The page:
Reports | February 19, 2011 16:49

Attack of the clones

Attack of the clonesOur recent report on the Houdini-Rybka match triggered lots of comments about the issue of cloning in the computer chess world. Was Houdini derived from the Ippolit series? Was it plagiarized from Rybka? And what about Rybka, is it largely based on the code of the Fruit engine? IM David Levy, President of the International Computer Games Association (ICGA), shares his thoughts about how to tackle the issue.

David Levy | Photo © John Henderson

Cloning Chess Engines

By David Levy

The cloning of chess engines appears to have been steadily on the rise in recent years and is a practice strongly disapproved of by the International Computer Games Association (ICGA). In the world of computer chess cloning not only damages the commercial opportunities for the original programmers, it also steals the kudos of tournament successes. Genuinely achieving a great result in a top level chess tournament requires years of painstaking effort by a highly skilled and highly motivated programmer or team of programmers, yet the creation of a clone steals the glory and public acclaim from its rightful owner. The ICGA would like to see this disgusting practice stopped and those who perpetrate the cloning publicly exposed for what they are. This article is the ICGA’s opening shot in that struggle.

We start by considering two aspects of cloning, and presenting links to various Internet postings (by others) on specific allegations, as well as some additional quotations.

The Langer Case
First we consider cases where an entire chess engine has been ripped off, without any attempt being made to change its code. The first such case to come to the attention of the ICGA (which was then called the ICCA), was at the 1989 World Microcomputer Chess Championship in Portoroz, where play took place in the very same hall where, 31 years earlier, the 15-year-old Bobby Fischer qualified for the first time for the Candidates stage of the World Chess Championship. I well remember how, during the first round of the 1989 event, I was impressed with the play of the program Quickstep, entered by a German programmer, Herr Langer. I became less impressed shortly afterwards when Richard Lang, then the programmer of the Mephisto range of chess computers, revealed that the user interface of Quickstep was identical to that of his own program. The matter was investigated on the spot by interrogating Herr Langer who at first denied that he had copied the Mephisto Almeria code. But when Richard Lang demonstrated a bug in his own program, and it was found that exactly the same bug existed in Quickstep, Mr. Langer confessed and was immediately disqualified. Mr Langer’s embarrassment was compounded by the fact that he and his wife were on their honeymoon in Portoroz, and his wife witnessed his unmasking and disqualification.

The Espin Case
Much more recently the ICGA experienced a 21st century attempt at something similar, when the FIDE Master Johnadry Gonzalez Espin of Habana, Cuba, applied to enter the 2010 World Computer Chess Championship in Kanazawa, Japan. After making great efforts, successfully, to help Espin obtain a visa to participate in Japan, the ICGA was informed that “his” program SquarknII is a clone of the program Robbolito 0.85g3 with only 3 values changed in the entire code. Espin was duly barred from entering the tournament and will not be permitted to take part in ICGA events in the future. For more information about the Espin case visit this ICGA news item or this post at Susan Polgar's blog.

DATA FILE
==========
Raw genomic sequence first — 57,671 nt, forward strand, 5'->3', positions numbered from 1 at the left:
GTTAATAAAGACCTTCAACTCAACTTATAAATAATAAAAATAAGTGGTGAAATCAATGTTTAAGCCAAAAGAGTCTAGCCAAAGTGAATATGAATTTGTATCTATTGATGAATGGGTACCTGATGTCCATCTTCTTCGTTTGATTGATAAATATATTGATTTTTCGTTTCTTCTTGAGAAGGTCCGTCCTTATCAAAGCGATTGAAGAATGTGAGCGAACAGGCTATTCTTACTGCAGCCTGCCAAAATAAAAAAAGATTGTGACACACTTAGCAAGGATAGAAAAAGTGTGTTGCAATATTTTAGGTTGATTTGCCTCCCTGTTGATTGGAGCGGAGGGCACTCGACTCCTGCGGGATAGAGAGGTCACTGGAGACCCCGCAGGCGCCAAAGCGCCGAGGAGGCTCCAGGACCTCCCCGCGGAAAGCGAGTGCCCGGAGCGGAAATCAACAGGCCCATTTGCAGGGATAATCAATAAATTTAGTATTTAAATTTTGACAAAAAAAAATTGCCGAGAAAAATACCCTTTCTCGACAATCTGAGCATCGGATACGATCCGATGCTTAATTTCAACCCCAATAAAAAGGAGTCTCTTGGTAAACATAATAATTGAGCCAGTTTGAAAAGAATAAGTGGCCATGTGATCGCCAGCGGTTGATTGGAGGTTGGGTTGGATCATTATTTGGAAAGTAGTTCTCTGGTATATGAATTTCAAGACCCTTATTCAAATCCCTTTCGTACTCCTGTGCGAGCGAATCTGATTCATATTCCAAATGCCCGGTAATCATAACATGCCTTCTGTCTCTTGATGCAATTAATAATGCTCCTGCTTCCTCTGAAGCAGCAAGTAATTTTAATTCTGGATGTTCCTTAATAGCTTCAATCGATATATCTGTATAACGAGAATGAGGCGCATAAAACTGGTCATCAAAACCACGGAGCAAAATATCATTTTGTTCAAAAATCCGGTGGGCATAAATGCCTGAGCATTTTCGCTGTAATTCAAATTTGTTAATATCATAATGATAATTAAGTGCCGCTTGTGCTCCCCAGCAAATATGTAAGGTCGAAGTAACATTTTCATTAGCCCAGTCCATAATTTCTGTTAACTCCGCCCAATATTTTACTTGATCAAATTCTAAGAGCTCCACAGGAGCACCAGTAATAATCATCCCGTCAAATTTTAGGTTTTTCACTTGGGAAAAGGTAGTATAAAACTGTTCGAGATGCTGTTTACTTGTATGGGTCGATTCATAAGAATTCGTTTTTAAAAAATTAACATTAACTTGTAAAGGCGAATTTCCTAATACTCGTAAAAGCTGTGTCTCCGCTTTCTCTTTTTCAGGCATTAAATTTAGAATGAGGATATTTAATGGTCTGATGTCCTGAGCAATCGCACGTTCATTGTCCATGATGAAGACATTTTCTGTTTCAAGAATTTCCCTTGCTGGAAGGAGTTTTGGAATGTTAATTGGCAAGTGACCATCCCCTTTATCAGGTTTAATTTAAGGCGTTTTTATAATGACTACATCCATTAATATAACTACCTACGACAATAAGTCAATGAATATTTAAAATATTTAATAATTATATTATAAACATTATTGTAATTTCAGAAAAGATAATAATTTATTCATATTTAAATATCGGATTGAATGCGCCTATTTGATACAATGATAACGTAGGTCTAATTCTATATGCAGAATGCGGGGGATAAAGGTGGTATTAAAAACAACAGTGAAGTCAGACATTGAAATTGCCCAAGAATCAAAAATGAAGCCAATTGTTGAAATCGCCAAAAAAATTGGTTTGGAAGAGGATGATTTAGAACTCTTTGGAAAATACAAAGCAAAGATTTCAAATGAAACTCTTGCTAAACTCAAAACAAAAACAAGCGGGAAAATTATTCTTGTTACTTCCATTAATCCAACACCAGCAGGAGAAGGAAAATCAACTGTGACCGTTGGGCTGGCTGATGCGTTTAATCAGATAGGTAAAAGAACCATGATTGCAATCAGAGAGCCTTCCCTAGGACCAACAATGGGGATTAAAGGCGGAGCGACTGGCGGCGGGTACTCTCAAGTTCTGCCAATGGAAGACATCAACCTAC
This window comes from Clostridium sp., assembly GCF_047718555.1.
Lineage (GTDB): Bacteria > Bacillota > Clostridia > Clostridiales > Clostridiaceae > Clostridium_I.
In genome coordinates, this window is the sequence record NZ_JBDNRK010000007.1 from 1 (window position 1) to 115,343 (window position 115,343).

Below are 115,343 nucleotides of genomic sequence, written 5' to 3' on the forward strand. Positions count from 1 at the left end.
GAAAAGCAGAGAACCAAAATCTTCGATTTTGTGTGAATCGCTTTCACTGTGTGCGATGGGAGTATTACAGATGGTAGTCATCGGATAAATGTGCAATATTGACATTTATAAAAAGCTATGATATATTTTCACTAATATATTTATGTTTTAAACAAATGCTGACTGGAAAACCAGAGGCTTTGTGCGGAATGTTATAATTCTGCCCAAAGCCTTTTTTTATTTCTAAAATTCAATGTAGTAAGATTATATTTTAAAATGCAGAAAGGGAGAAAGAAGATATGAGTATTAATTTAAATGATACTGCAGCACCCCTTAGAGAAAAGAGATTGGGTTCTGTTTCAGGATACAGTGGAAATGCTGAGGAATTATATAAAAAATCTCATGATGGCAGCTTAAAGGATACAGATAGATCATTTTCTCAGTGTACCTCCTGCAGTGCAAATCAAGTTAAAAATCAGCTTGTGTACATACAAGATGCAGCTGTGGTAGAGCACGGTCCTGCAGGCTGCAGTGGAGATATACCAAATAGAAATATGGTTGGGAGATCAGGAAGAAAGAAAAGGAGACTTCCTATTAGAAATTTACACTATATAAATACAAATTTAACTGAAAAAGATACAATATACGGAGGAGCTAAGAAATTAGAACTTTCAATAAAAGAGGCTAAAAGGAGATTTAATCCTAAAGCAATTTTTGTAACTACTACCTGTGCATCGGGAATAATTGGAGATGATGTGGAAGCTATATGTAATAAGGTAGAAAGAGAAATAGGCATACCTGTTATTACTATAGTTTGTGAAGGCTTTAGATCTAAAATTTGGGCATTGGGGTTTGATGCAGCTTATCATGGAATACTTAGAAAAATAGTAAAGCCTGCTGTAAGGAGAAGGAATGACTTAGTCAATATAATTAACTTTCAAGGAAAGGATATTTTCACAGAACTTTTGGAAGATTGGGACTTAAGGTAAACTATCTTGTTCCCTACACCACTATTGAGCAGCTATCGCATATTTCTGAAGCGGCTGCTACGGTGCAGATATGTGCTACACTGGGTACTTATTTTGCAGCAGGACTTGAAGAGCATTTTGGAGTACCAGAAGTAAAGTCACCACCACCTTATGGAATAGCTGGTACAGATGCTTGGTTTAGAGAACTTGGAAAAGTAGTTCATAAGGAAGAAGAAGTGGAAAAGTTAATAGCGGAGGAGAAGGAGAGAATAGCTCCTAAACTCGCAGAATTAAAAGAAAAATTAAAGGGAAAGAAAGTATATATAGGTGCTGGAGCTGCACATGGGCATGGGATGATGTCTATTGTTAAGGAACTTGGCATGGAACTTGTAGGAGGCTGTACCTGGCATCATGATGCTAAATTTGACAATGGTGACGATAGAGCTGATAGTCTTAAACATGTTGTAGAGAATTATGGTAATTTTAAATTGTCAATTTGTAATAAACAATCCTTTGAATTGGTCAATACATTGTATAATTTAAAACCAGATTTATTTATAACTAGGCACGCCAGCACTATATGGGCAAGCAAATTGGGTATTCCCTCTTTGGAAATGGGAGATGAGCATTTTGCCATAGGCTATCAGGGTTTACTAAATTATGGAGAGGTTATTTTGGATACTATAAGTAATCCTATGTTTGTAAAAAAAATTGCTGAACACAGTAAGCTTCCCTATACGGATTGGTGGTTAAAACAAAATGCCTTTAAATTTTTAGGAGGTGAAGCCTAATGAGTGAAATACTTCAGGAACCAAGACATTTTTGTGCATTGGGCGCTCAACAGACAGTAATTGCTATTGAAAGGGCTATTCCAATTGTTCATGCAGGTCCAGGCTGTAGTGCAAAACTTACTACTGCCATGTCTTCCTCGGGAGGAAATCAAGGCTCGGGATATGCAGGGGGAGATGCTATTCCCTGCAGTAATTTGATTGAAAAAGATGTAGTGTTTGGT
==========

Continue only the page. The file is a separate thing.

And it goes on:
The Rybka-Fruit Case
In cases such as the antics of Langer and Espin very little proof is needed to establish the cloning. But in some cases there is a more sophisticated cloning effort, when the clone programmer(s) attempt to hide their actions by making changes to the code of “their” program, presumably hoping to obscure the original source of the algorithms, ideas and the original code itself. The most serious allegations we have come across of this type relate to Rybka, currently the world’s top rated chess program and the winner of the World Computer Chess Championship in 2007, 2008, 2009, 2010. Rybka’s programmer is Vasik Rajlich, an International Master. For more than three years we have been hearing rumours in the computer chess world that Rybka’s engine was derived from the program Fruit, programmed by Fabien Letouzey, which placed second in the 13th World Computer Chess Championship in Reykjavik in 2005. Soon after his success in Reykjavik Fabien Letouzey made his program open source, under a Gnu Public License (GPL), so its copyright is now controlled by the Free Software Foundation.

In order to consider how the published Fruit source code might have influenced the development of Rybka, it is perhaps useful to examine some of the history of both programs. First let us go back a few years, to a time before the Fruit source code was made public. The Hiarcs forum contains the results of the CCCT6 tournament, played on January 31st and February 1st 2004, in which Rybka finished in 53rd place out of 54 contestants. On the Fruit Web site we find the following details of the open source versions of Fruit.

“It made its first appearance to the public in March 2004. Fruit was then just a basic program with a very simple evaluation and basic search. However since then it made skirmish progress adding about 100 Elo to each new release (1.5, 2.0, 2.1 and Fruit 2.2). The latest version from Fabien is "Fruit Beta 05/11/07" compiled on November, the 3rd 2005. Since then no new versions where released.